Bolstering claims that North Korean dictator had been dead for over a year
Paul Joseph Watson
Tuesday, December 20, 2011
South Korean intelligence chief Won Seo-hoon has questioned the circumstances behind Kim Jong-il’s death, pointing to evidence that the train the North Korean dictator supposedly died traveling on was stationary in Pyongyang, lending credence to claims that the “dear leader” has in fact been dead for months or even years.
“The head of South Korea’s National Intelligence Service (NIS) on Tuesday expressed cautious doubts over the time and location of North Korean leader Kim Jong-il’s death, parliamentary officials said, raising questions over whether the communist North tried to beautify Kim’s death,” reports the Korea Herald.
North Korean state media claimed that Jong-il died from a heart attack due to “overwork and stress” during a train journey Saturday, but Seo-hoon told a National Assembly Intelligence Committee that the train remained stationary at Pyongyang railway station throughout the weekend.
“There were no signs the train ever moved,” he was quoted as telling the parliamentary committee.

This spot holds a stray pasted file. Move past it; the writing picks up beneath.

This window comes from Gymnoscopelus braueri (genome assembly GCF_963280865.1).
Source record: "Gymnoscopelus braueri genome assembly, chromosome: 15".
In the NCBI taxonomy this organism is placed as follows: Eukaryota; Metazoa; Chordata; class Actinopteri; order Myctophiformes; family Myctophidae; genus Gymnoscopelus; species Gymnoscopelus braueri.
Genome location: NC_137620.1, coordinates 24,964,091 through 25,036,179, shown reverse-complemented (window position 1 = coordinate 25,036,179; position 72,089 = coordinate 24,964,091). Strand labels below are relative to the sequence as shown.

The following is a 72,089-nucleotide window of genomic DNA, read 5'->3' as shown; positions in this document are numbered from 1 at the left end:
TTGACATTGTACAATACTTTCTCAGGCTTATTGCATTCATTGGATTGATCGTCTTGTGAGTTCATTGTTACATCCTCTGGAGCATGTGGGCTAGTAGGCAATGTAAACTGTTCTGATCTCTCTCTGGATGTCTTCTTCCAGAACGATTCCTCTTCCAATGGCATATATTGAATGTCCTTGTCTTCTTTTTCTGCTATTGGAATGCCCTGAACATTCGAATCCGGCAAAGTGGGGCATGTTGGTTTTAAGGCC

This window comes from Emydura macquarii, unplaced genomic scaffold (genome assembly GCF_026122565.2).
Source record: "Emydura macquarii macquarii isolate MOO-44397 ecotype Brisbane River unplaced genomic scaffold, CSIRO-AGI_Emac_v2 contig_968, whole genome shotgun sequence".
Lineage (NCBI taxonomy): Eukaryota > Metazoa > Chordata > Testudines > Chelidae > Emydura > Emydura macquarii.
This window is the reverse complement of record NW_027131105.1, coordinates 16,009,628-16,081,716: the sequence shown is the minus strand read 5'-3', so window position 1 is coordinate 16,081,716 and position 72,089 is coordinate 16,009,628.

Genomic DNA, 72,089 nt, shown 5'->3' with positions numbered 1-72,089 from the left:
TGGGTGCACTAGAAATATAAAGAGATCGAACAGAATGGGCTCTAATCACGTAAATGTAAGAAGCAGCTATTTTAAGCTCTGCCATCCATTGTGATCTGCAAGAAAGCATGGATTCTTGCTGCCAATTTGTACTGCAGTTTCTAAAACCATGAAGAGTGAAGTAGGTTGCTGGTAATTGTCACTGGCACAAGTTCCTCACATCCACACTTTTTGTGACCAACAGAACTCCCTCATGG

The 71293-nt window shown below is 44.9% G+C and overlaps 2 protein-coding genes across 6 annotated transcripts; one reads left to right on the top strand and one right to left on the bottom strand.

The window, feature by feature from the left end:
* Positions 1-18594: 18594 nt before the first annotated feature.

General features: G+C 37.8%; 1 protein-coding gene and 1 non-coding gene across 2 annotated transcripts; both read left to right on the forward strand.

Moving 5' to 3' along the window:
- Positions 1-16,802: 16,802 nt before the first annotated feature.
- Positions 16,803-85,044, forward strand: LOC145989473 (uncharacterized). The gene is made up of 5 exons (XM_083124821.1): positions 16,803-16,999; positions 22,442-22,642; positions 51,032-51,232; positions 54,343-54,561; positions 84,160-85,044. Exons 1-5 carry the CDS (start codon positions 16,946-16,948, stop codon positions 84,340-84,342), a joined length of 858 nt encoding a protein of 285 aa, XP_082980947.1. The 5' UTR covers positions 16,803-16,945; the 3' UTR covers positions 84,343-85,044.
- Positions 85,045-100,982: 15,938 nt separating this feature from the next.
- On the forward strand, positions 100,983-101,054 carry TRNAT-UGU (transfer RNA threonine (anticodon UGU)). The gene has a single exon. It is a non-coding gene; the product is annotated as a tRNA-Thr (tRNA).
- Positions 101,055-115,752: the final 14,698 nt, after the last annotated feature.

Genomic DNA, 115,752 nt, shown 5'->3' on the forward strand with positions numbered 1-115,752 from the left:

Rumors that the North Korean leader had in fact died many months or even years before yesterday’s official announcement have been persistent.
The London Telegraph questioned back in September 2010 whether a double was covering for his premature death, noting that North Korea had gone to some lengths to formally name his son, Kim Jong-un, still in his twenties, as successor in a ceremony.
Japanese professor Toshimitsu Shigemura also made the claim during a World Economic Forum meeting in Tianjin, China in 2010. Shigemura asserts that Kim Jong-il died in the fall of 2003 and had been replaced by a lookalike for past eight years, citing sources close to Kim’s family as well as “computer analysis of his voice (that) shows the present Kim Jong not to be the same man as the one of some years ago.”
As we reported yesterday, rumors continue to circulate that Kim Jong-Il, whether he died recently or months before, was in fact murdered by discontented members of the North Korean military.
“A rumor is circulating that earlier a high-ranking North Korean official was shot dead. This has yet to be confirmed, but such talk is evidence that discontent was brewing among some people in the North,” political scientist An Chan-il told the Korea Times, adding that military officers “could have played a role in his death”.
This claim was also echoed by Rep Chun Yo-ok of the ruling Grand National Party (GNP), who speculated that Kim Jong-Il’s death could have been an act of “homicide,” the result of an internal power struggle.
Paul Joseph Watson is the editor and writer for Prison Planet.com. He is the author of Order Out Of Chaos. Watson is also a regular fill-in host for The Alex Jones Show.
This article was posted: Tuesday, December 20, 2011 at 9:26 am